Watershed year for Haryana; noteworthy for Punjab

Watershed year for Haryana; noteworthy for Punjab

For the Jat dominated Haryana, 2014 was a watershed year. Fresh from sweeping the Lok Sabha polls in the state, the Bharatiya Janata Party (BJP), riding on the Modi mantra of change and development, secured an absolute majority in the Assembly elections in September.

For a party considered irrelevant in Haryana’s politics, this was a significant result, which reinforced its faith in the Modi magic that came under questioning after a string of bypoll losses in Bihar and Uttar Pradesh.

Such was the BJP’s dominance in the polls that besides the expected rout of the two-term Congress government, it pushed other parties like the HJC and the INLD to the sidelines.

The BJP’s sweep rendered the Om Prakash Chautala-led INLD politically insignificant, further compounding its woes as its top leadership, including former chief minister O P Chautala, spends time in prison in teachers’ recruitment scam.

First-time MLA ML Khattar became the state’s chief minister, largely on the basis of his strong RSS background and proximity to Prime Minister Modi.

However, the BJP’s campaign assurance that it would make Sonia Gandhi’s son-in-law Robert Vadra account for the illegal land deals in the state rang hollow, as the party did little more than releasing statements once in government.

The party’s first major challenge in government came in the form of a standoff between police and the supporters of self-styled godman Rampal, which only exposed its inexperience and lack of political will to act.

The standoff, which continued for a fortnight between police and the godman’s armed militia, ended in bloodshed with six deaths and a hundred injuries.

The episode brought to light wrongdoings carried out with impunity behind the confines of the ashram, while also underscoring the noxious mix of politics and spirituality in the state with the Deras or religious sects flexing their muscles with newfound political influence.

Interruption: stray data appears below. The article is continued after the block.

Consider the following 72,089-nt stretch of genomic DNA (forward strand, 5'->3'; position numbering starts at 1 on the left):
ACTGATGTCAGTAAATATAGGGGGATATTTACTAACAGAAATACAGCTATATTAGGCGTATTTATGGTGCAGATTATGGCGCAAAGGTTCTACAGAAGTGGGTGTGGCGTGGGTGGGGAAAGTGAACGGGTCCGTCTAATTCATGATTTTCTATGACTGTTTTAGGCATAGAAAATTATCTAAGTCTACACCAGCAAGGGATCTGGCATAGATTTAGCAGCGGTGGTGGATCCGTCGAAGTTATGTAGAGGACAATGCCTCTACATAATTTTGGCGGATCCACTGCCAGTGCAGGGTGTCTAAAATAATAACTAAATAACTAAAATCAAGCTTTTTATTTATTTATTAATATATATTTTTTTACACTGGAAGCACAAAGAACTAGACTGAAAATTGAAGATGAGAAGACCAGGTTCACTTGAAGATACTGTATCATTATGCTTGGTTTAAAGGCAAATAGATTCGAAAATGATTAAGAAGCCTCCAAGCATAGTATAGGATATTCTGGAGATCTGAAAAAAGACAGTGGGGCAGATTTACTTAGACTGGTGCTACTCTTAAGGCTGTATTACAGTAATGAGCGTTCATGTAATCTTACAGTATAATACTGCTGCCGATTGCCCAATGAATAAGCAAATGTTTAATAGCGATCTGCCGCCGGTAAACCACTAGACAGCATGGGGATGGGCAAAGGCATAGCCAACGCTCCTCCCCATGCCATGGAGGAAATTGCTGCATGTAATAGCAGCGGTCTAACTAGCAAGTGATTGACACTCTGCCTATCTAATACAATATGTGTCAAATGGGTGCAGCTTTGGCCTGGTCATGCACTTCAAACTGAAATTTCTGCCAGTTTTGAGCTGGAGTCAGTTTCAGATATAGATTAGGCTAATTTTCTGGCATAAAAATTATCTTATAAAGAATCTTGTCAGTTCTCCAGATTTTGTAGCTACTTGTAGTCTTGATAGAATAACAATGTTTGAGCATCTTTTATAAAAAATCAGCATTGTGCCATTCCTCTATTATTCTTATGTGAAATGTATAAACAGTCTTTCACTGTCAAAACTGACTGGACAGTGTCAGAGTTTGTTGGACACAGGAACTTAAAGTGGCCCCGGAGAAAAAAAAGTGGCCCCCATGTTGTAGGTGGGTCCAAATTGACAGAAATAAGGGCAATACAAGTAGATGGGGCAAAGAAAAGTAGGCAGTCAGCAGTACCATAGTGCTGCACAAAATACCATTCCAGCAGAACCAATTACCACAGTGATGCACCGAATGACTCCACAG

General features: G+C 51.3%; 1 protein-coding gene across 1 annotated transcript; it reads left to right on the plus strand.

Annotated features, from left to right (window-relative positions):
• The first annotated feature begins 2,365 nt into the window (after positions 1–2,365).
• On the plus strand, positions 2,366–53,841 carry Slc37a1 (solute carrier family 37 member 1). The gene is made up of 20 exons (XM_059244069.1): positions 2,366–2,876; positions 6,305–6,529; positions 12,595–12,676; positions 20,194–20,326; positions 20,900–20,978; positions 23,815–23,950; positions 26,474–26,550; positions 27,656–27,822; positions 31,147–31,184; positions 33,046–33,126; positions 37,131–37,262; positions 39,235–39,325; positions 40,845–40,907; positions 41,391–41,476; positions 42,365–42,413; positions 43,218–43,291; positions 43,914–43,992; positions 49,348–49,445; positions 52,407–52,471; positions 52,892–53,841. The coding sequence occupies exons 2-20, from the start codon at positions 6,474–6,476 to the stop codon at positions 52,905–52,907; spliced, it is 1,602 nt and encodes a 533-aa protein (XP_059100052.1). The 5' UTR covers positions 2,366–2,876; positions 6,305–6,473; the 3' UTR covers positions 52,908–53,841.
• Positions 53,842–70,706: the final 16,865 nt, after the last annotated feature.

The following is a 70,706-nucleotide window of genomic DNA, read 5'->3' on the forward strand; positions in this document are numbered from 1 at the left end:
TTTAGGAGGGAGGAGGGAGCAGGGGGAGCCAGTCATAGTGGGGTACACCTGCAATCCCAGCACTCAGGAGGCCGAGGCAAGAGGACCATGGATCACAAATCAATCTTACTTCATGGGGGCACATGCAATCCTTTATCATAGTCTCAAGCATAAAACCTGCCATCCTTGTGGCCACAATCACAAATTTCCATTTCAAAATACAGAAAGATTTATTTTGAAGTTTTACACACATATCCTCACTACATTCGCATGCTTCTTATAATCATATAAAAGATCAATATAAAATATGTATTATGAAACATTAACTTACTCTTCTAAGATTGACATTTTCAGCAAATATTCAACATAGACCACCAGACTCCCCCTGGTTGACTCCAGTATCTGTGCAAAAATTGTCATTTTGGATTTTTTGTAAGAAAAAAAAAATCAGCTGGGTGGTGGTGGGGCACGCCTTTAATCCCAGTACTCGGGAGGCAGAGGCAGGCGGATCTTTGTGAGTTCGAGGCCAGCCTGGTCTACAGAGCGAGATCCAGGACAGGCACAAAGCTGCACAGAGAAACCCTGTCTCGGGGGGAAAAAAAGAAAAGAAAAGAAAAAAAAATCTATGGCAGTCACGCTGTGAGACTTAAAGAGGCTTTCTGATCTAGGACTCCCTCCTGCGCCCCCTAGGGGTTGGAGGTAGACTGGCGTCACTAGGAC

Earlier, the state was on the brink of violence in the run up to the polls as the Bhupinder Singh Hooda-led Congress government enacted a law de-linking the administration of the Sikh shrines in the state from the Amritsar-based Shiromani Gurdwara Parbandhak Committee (SGPC).

Discontentment grew as the Shiromani Akali Dal (SAD) protested against the Act. Amidst obvious political overtones of the move, it did not help Hooda or the Congress in the state.

Though the political inroads the Aam Aadmi Party (AAP) made into Punjab during the Lok Sabha polls was no comparison to the BJP’s landslide, the party captured the imagination of the voters with its fresh and clean image.

It was in Punjab, not in Delhi, the AAP won four LS seats, prompting the ruling SAD-BJP and the Congress to focus on  rampant drug abuse.

The state wasted no time in cracking down on drug peddlers, dismantling supply lines and seizing heroin in record quantities.  

The police seized more than 275 kilograms of heroin and made 10,000 arrests. They also exposed Rs 6,000 crore synthetic drug cartel, putting the much needed urgency into the issue that long plagued the state. However, the AAP lost all the ground it gained towards the end of the year, losing in the byelections.

The state was also rocked by  botched cataract surgeries organised by an NGO, which resulted in vision loss for 20 persons.

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